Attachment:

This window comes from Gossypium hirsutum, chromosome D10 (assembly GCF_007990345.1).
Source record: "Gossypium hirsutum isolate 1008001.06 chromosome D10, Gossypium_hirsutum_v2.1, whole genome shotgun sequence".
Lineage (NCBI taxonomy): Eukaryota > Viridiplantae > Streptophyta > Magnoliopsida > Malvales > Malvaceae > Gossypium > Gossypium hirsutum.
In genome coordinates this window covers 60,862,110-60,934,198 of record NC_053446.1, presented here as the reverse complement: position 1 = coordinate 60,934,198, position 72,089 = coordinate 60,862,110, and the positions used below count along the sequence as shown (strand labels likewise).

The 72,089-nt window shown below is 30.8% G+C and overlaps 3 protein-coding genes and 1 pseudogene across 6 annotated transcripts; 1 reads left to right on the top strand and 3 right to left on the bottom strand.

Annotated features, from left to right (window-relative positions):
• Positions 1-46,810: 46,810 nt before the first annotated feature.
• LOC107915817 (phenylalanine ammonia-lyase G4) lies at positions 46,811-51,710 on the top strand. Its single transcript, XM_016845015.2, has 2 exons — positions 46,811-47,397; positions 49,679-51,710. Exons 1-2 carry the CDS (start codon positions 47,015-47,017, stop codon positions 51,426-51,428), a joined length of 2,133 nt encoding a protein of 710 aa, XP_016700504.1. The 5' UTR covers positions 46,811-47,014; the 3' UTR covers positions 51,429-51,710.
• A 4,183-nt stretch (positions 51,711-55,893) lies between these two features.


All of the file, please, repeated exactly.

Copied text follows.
This window comes from Gossypium hirsutum, chromosome D10 (assembly GCF_007990345.1).
Source record: "Gossypium hirsutum isolate 1008001.06 chromosome D10, Gossypium_hirsutum_v2.1, whole genome shotgun sequence".
Lineage (NCBI taxonomy): Eukaryota > Viridiplantae > Streptophyta > Magnoliopsida > Malvales > Malvaceae > Gossypium > Gossypium hirsutum.
In genome coordinates this window covers 60,862,110-60,934,198 of record NC_053446.1, presented here as the reverse complement: position 1 = coordinate 60,934,198, position 72,089 = coordinate 60,862,110, and the positions used below count along the sequence as shown (strand labels likewise).

The 72,089-nt window shown below is 30.8% G+C and overlaps 3 protein-coding genes and 1 pseudogene across 6 annotated transcripts; 1 reads left to right on the top strand and 3 right to left on the bottom strand.

Annotated features, from left to right (window-relative positions):
• Positions 1-46,810: 46,810 nt before the first annotated feature.
• LOC107915817 (phenylalanine ammonia-lyase G4) lies at positions 46,811-51,710 on the top strand. Its single transcript, XM_016845015.2, has 2 exons — positions 46,811-47,397; positions 49,679-51,710. Exons 1-2 carry the CDS (start codon positions 47,015-47,017, stop codon positions 51,426-51,428), a joined length of 2,133 nt encoding a protein of 710 aa, XP_016700504.1. The 5' UTR covers positions 46,811-47,014; the 3' UTR covers positions 51,429-51,710.
• A 4,183-nt stretch (positions 51,711-55,893) lies between these two features.